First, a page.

For many enterprises, the term “risk” means primarily risks to the enterprise – financial risk, market risk, operational risk, reputational risk, etc. Enterprises are concerned with their position in the market vis-à-vis their competitors, their image and long-term existence, so when they look at risks, it is typically risks to themselves. The Guidelines however refer to the likelihood of adverse impacts on people, the environment and society that enterprises cause, contribute to, or to which they are directly linked. In other words, it is an outward-facing approach to risk.(Ibid., p. 15 (Box 1)).
The Due Diligence Guidance is careful to stress the multiple character of due diligence itself. Due diligence is preventative, involves multiple processes and objectives, is commensurate with risk, can involve risk based prioritization, is dynamic, does not shift the burden of responsibility, is focused on internationally recognized standards of responsible business conduct (societally based governance), is contextually determined on the basis of the enterprise's circumstances and the nature of its business relationships, is informed by stakeholder engagement, and requires constant communication. (Ibid., 16-19). It is thus neither a standard of liability, nor a method of embedding risk within financial statements. Rather, it is a method that is meant to provide some basis for assessing the risks of business conduct in terms of its impacts (within the scope of the OECD Guidelines for Multinational Enterprises only).
The Due Diligence Guidance creates a simple and straightforward structure designed to make incorporation relatively seamless with ordinary business operations. It is structured around six due diligence nodes:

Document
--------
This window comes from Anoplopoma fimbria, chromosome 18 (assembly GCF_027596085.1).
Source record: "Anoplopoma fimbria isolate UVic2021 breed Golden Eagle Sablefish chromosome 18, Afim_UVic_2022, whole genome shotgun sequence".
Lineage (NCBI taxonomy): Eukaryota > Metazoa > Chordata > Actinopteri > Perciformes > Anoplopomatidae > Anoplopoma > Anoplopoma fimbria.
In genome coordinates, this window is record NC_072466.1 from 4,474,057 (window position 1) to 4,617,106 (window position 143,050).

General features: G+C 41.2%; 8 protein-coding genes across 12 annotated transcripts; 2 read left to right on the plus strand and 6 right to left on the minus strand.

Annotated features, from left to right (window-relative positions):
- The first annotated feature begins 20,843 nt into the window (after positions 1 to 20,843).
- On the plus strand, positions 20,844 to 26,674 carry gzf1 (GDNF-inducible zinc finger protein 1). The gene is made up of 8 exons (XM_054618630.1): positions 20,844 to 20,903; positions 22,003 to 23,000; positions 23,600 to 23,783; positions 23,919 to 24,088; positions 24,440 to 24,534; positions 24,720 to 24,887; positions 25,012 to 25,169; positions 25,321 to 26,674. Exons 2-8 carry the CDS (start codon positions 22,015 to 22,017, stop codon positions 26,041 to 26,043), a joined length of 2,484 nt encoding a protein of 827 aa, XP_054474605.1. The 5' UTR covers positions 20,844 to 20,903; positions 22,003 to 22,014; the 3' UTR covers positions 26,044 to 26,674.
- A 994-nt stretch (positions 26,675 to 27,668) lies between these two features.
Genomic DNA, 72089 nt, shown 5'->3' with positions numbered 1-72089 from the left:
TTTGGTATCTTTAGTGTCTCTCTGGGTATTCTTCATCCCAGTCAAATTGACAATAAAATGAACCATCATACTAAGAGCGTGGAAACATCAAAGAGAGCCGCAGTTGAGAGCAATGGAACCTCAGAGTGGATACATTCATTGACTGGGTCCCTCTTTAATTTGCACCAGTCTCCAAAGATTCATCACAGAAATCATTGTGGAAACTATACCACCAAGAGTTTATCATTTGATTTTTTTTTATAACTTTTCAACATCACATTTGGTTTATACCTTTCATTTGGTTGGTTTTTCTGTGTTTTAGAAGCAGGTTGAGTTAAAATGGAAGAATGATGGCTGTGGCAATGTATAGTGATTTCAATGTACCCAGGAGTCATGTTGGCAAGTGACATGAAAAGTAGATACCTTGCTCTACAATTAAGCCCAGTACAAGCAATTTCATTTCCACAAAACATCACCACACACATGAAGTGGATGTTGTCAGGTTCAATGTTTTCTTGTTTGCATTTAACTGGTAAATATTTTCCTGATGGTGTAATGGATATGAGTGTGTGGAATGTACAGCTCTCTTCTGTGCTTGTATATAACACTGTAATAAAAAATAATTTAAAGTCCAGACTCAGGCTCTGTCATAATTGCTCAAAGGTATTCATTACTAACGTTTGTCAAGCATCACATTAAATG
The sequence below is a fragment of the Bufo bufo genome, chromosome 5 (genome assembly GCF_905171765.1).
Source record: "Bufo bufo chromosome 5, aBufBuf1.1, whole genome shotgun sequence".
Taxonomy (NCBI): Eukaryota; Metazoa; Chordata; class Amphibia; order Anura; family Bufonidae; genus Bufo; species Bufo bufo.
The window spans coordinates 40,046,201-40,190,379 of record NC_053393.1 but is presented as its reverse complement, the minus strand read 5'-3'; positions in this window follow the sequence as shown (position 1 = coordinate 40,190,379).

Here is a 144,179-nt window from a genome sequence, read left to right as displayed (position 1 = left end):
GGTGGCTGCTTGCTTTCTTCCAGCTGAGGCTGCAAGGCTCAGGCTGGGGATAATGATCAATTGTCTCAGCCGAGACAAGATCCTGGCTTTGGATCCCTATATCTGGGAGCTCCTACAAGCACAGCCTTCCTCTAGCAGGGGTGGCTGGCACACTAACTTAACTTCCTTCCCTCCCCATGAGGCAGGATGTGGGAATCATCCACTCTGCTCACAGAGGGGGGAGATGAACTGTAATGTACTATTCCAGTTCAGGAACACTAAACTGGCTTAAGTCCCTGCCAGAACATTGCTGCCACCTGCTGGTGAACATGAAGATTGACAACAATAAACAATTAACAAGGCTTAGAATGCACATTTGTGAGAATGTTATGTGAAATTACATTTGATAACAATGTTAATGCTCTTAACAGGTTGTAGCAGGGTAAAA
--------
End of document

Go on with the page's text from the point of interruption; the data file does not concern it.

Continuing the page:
1. Embed responsible business conduct into policies and management systems
2. Identify and assess actual and potential adverse impacts associated with the enterprise’s operations, products or services
3. Cease, prevent and mitigate adverse impacts
4. Track implementation and results
5. Communicate how impacts are addressed
6. Provide for or cooperate in remediation when appropriate
OECD Watch Press Release noted:
This week the OECD formally launched its new Due Diligence Guidance for Responsible Business Conduct (the Guidance). Due diligence has emerged as the fundamental and essential behaviour expected of any responsible business. The 2011 revision of the OECD Guidelines for Multinational Enterprises (OECD Guidelines) and the adoption of the UN Guiding Principles on Business and Human Rights (UNGPs) raised the expectation of due diligence by companies to an international consensus. Until now, however, there was no agreement over what due diligence really means.
The new Guidance resolves that by clarifying exactly what is expected of business to prevent harm and conduct business responsibly. The guidance is intended for use in all sectors of the economy and by all companies, regardless of size, geographical location or value chain position. It was developed over a two-year period through a credible, multi-stakeholder process involving governments, business, unions, and civil society.